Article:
Your Dream Job – Next Steps

In last week’s post, Your Dream Job, we had you do a quick assessment about whether or not you were satisfied in your current job.

Today, we’d like to encourage you to begin to take some small steps forward toward the career of your dreams.

Whether it’s finding a new role, a new place to work, or influencing your current workplace, what are some small steps you can take to get closer to doing work that you love in an environment where you thrive?

  1. Look over the assessment checklist from last week (click here if you haven’t done it yet).
  2. Write down any items from the list that you wish you had but didn’t check.
  3. Identify 1-2 small steps you can take this week to start creating a working world where you’ll thrive.

It’s never the wrong time to evaluate your career and to think about whether or not you’re doing work that you love in an environment where you thrive.

You matter.

This year, our commitment is to support you in mattering to yourself so that you can live a full and successful life.

If this sounds good to you in theory but you’re having a hard time
getting started, contact us today about Career Coaching.

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Your Dream Job

Are you in your Dream Career? Are you satisfied with your current role or should you consider making a move?

It’s never the wrong time to evaluate your career
and to think about whether or not you’re doing work
that you love in an environment where you thrive. 

Do a quick scan of your work life using the prompts below, and ask yourself, “Would I apply for (and be thrilled to be offered) the job I currently occupy?”

If the answer is yes: Congratulations! You’re in the right place.

  • Be sure to ask yourself this question regularly so that the job continues to be one that you enjoy and value.
  • And, at this time when you’re happy, we strongly recommend you update your resume so it reflects those things that led you to answer “yes”—those things that truly bring you joy in your work.

If the answer is no, then it’s time to consider how to move toward work that will bring a “yes.”

Which of the following statements are true for you? If you’d like to use this as a checklist, click here for a printable PDF version.

  • Work is more than a paycheck.
  • Work is bringing meaning to my life.
  • Work inspires me and offers me an opportunity to feel valued for my contributions.
  • I’m proud and satisfied when I talk about my work to others.
  • I have a resume that accurately represents who I really am.
  • I lead with the skills that I want to use in a job—the skills I want to offer the world. (Be careful not to list the skills you can do but have no desire to do; remember, just because you can, doesn’t mean you should.)
  • I stay connected to people who support me in my work.
  • As part of this connection, I ask about their lives and work, honoring the relationship before talking about myself.
  • I show my energy and enthusiasm as I talk to people about my skills and passions.
  • I don’t get caught by job titles but talk instead about the ways I can be a solution to my organization.

Listen to yourself and check in regularly. No one has a perfect work life but you can move closer to work that’s engaging, inspiring, and impactful if you pause from time to time to reflect on what matters to you.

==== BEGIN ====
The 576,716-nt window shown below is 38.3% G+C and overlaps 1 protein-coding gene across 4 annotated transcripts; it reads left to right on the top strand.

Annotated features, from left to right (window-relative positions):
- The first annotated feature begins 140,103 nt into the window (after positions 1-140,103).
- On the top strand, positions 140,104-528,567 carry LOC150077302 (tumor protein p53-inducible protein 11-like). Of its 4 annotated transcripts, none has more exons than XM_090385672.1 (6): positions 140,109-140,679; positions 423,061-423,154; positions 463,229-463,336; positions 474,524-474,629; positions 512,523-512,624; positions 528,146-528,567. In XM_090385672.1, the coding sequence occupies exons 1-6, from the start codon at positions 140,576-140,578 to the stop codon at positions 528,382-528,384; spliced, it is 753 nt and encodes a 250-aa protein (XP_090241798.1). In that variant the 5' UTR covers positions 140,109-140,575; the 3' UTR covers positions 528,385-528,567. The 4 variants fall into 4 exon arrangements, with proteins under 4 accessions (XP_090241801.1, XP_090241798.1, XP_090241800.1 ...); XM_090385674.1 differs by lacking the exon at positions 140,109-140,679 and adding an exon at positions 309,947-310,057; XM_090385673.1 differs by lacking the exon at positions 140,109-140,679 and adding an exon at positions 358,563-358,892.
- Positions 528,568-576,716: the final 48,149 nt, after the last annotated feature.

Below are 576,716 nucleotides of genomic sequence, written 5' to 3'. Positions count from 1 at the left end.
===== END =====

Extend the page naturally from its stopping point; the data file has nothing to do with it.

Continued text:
Make this year great by taking time to reflect on what your Dream Career looks like!

Feeling stuck? Not sure what steps to take to move forward with a career change? We can help! Contact us today about Career Coaching.

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Power and Humility

This year, our focus is to support you in mattering to yourself and in creating environments where people matter. Mattering to yourself is not about becoming narcissistic or thinking you matter above all others. It’s about honoring yourself so you know what matters to you and can then take action on behalf of the people and causes that you care about.

So, today, we’re sharing some excerpts from an article about Humility that spoke to us. There’s a link to the full article at the end.

The Paradoxical Power of Humility:
Why humility is under-rated and misunderstood

Karl Albrecht Ph.D.

Humility is widely under-rated in most Western cultures, it seems to me. It’s also widely misunderstood – maybe that’s why it’s under-rated.

Our popular-media culture is saturated with themes of conflict, combat, and conquest. Popular films feature cops chasing crooks; the military fighting terrorists; the lone avenger pursuing the evil-doers. We say we love peace makers, but our heroes are warriors. As a society, we like our celebrities to be cheeky, self-important, and even a bit narcissistic.

Little wonder that humble people seem a bit strange to us, as if they’re following some syncopated life rhythm that few people around them quite “get.”

Having claimed that humility is misunderstood, I suppose it’s incumbent on me to offer a definition.

What is humility? It’s a subtle concept, and I find myself having to frame it mostly in terms of what it is not. My conception of humility is what you have when you give up certain self-aggrandizing thought patterns, reflexes, and behaviors. I offer the proposition – and the value judgment – that humility is a kind of liberation, a paradoxical state of freedom from the culturally imposed norms of narcissistic “me-first” thinking.

Practitioners of many spiritual traditions, such as Buddhism, would say that attaining such a state is a necessary part of the journey toward enlightenment.

Humility is about emotional neutrality. It involves an experience of growth in which you no longer need to put yourself above others, but you don’t put yourself below them, either. Everyone is your peer – from the most “important” person to the least. You’re just as valuable as every other human being on the planet, no more and no less. It’s about behaving and reacting from purpose, not emotions. You learn to simply disconnect or de-program the competitive reflex in situations where it’s not productive.